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Top Common Problems Growing Beans and How to Fix Them

Beans are one of the most popular vegetables for gardeners. They are incredibly easy to plant, maintain, and harvest, which explains why they are so popular among all, beginners and experts alike. But these plants aren’t without their share of problems.

The top common problems growing beans include the browning, yellowing or whitening of leaves, holes in the leaves, the plant not flowering, curling leaves, etc. These problems may lie on anything from insects, microbes, parasites, soil quality, temperature, spacing, etc.

Given the popularity of beans as a garden vegetable, most of the problems people run across have been dealt with beforehand by veteran gardeners. So there’s plenty of solutions you could try to deal with your particular problem. In this article, we will be looking at 7 of the top common problems growing beans and how you can fix each of them.

Bean Plant Leaves Turning Yellow/Brown

Problem: The leaves of your bean plant are turning yellow/brown.

Fungal Infection

There are a number of reasons why the leaves of a bean plant will turn brown. One of the most common reasons is a fungus infection. Beans are prone to a fungal disease known as Anthracnose. This disease is responsible for leaving brown marks known as rust on the leaves and other parts of the bean plant.

To fix this problem, apply fungicide when the rust begins to appear. You should also regularly rotate your crops.

Insects & Worms

Another common reason why the leaves of a bean plant turn brown is if they are being attacked by either spider mites or nematodes. Spider mites will consume the juice from the leaves till they turn yellow and then brown. Nematodes, on the other hand, infect the black from the bottom, first attacking the root.

To fix the problem with spider mites, you should consider keeping ladybugs around your plant. They will eat the spider mites. For the nematodes, you can try solarization, or else you will have to leave the mud fallow for some time.

Bacterial Infection

Another recurring culprit behind the yellowing/browning of leaves in bean plants is bacteria. You will first notice water spotting or drying of the leaf edges. This will eventually spread inside until it has consumed the entire leaf. Halo blight is the most common bacterial infection in beans. You will notice yellow spots that gradually grow and consume the whole leaf.

To fix this problem, you will have to consider changing the soil. Most bacteria that affect bean plants live in the soil. You can also get blight-resistant seeds.

Viral Infection

Mosaic virus infection is one of the most common infections in beans. This virus affects various types of vegetables, and the symptoms include multi-coloring of the leaves that eventually lead to their yellowing or browning.

Unfortunately, there is no concrete fix for a mosaic viral infection. So the best you can do is replace the soil, leave it fallow for some time and then take the proper preventive measures.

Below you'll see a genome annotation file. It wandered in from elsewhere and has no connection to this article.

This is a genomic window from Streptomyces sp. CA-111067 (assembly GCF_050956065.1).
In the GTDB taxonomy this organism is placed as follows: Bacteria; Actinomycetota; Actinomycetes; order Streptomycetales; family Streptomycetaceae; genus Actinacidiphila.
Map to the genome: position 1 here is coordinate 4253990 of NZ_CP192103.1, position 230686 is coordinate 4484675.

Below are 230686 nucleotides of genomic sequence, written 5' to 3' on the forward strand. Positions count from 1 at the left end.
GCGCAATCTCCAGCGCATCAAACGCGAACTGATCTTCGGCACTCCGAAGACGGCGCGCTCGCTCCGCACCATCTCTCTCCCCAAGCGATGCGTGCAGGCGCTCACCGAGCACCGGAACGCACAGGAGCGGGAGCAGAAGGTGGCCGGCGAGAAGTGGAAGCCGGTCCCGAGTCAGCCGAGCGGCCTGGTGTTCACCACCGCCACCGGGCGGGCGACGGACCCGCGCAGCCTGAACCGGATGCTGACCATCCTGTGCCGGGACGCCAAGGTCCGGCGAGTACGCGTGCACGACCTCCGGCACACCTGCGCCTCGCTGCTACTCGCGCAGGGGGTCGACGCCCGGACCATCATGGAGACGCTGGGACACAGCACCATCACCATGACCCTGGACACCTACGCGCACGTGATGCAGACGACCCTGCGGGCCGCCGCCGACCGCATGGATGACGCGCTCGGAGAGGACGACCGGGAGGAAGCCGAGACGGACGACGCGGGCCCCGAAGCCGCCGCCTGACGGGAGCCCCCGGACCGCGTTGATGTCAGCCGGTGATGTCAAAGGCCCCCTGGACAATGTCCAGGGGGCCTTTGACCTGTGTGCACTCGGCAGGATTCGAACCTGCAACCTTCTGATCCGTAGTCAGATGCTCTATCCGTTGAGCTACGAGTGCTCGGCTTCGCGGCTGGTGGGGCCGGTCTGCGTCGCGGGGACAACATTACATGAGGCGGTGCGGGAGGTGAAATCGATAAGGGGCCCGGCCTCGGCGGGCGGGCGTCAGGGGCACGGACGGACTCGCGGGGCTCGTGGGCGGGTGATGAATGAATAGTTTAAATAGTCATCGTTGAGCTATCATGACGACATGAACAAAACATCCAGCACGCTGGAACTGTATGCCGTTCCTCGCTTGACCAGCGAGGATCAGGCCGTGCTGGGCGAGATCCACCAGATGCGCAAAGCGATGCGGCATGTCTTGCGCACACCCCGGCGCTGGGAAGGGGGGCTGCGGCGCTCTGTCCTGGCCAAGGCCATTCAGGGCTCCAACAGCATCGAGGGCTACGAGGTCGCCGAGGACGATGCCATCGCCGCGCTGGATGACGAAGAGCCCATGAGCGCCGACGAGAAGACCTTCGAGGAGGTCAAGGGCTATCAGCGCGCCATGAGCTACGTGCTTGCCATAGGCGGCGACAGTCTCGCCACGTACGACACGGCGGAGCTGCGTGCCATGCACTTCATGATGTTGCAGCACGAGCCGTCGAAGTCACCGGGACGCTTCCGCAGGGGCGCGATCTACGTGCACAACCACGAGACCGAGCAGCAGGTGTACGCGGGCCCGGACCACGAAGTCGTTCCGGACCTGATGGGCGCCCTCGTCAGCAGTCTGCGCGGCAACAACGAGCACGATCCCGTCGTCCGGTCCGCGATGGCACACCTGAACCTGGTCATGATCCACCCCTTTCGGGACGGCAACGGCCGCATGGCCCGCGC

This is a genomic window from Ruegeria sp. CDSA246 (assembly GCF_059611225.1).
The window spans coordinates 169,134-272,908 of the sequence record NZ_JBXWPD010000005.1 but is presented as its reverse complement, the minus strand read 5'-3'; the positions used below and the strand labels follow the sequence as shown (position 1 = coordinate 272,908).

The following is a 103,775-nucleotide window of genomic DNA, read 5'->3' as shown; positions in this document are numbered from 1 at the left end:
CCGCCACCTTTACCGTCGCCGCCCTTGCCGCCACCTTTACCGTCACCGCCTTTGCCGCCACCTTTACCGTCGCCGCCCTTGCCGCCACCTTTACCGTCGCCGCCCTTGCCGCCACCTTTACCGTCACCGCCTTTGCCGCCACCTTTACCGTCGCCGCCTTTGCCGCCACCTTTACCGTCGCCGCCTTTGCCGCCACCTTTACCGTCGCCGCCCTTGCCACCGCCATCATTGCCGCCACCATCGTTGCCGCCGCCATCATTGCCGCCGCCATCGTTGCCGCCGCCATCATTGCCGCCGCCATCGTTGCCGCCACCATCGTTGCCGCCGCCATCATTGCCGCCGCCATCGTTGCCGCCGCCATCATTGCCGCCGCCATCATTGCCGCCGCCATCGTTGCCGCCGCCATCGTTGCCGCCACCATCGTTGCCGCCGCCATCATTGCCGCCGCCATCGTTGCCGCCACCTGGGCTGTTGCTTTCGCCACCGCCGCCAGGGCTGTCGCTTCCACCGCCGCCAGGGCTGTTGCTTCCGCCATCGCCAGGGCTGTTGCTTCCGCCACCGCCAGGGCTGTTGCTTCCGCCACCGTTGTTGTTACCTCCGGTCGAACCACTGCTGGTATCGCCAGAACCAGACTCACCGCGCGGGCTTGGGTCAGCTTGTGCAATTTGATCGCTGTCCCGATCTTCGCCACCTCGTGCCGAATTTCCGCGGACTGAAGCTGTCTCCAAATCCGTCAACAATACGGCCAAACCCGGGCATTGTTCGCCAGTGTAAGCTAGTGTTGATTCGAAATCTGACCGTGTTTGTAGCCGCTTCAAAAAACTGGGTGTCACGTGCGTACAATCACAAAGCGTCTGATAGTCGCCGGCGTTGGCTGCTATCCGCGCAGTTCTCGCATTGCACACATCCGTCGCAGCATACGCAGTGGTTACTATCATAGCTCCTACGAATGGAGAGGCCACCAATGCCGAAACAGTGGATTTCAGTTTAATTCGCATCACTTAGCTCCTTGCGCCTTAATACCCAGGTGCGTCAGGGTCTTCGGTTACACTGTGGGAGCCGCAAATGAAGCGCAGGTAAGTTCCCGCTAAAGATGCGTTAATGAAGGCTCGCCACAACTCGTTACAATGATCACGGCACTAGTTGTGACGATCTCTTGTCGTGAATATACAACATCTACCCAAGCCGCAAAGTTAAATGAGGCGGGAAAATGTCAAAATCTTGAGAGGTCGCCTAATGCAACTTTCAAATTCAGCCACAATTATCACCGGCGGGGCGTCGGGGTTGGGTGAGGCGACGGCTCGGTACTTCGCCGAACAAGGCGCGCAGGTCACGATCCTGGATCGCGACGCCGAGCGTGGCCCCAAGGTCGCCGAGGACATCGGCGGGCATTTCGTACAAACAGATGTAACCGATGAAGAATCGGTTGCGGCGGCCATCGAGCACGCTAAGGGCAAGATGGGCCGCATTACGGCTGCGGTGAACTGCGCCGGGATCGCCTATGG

Often, this virus gets transmitted from insects and parasites. So make sure you’re using pesticides to take care of them. You can also find mosaic virus-resistant bean seeds in the market. Using them instead of regular seeds could also help. You can also try using reflective aluminum mulches.

Lack of Balance of Nutrients

Another factor you might have overlooked is the lack of proper balance of nutrients for your plant. Like most plants, beans derive certain minerals like nitrogen, phosphorus, manganese, potassium, and magnesium from the soil. If the soil has too much or too little of any of these, it could lead to problems like browning of the plant.

To fix this problem, get the soil tested and make sure it has the right amount of minerals. Manganese is a common culprit. Consider getting the soil replaced.

Bean Plant Leaves Curling

Problem: The leaves of your bean plant are curling.


There are two major categories of insects that are usually responsible for the curling of leaves in bean plants. The first are the aphids, which are tiny sap-sucking insects. They are usually found on the underside of leaves and are green, yellow, black, or brown in color.

To protect your plant against aphids, the use of predatory insects such as ladybugs is encouraged. Although pesticides can deal with aphids as well, they should only be used as a last resort as they can discourage other useful insects too.

Another insect possibly responsible for the curling of leaves is whitefly. These are little insects with white wings, and unlike the aphids, they themselves aren’t directly responsible for the curling. They facilitate this by transferring a certain type of virus known as the Cucurbit Leaf Crumple Virus.

To protect your plant against whiteflies, you can try using aluminum mulches on your plants. You should keep new batches of beans away from old infected batches. As a last resort, you can also use certain pesticides.